Clean energy trends 2020
Digital power conversion
Large-scale high voltage transformers that were developed in the 1880s lead to the widespread development of the electrical grid, virtually the same technology continues to be used today. High-speed digital switches that are composed of silicon carbide and gallium nitride have been developed for high-frequency power management in military jets to high-speed rail. They are known to be highly energy-efficient and take up only about 1 percent as much space and are more reliable and flexible than the existing transformers. Today’s advanced applications include consumer electronics and variable-speed industrial drives for manufacturing. As such applications expand and the major semiconductor manufacturers begin to produce these technologies at scale, they could replace conventional transformers in the utility industry by 2020. China is particularly well positioned to reap the benefits of adopting digital-power electronics because of the scale of its planned grid expansion.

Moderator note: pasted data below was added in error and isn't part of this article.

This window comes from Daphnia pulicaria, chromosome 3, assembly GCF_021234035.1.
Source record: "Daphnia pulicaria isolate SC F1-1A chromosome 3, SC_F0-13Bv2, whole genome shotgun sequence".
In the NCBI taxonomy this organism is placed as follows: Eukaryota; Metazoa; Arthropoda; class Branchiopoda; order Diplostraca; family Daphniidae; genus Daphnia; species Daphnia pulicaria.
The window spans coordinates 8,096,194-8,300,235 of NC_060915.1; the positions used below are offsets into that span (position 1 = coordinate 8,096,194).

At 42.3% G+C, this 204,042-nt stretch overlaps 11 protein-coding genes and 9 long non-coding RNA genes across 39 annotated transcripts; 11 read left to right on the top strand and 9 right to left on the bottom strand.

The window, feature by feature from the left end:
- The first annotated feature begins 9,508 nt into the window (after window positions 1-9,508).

Blockchain technology would enable the buy and sell of clean energy at optimal times and will largely be driven by IoT and related technologies. This can play an integral role in boosting the performance of energy saving devices. This is a type of peer to peer network that effectively allows customers to trade energy. This may be done through the energy company itself, or even from customer to customer. Either way, this means that the majority of firms will need to capitalize on this emerging market. This can all be done in real-time settings and with the transparency that the blockchain network provides may prove to be beneficial to both businesses and their customers.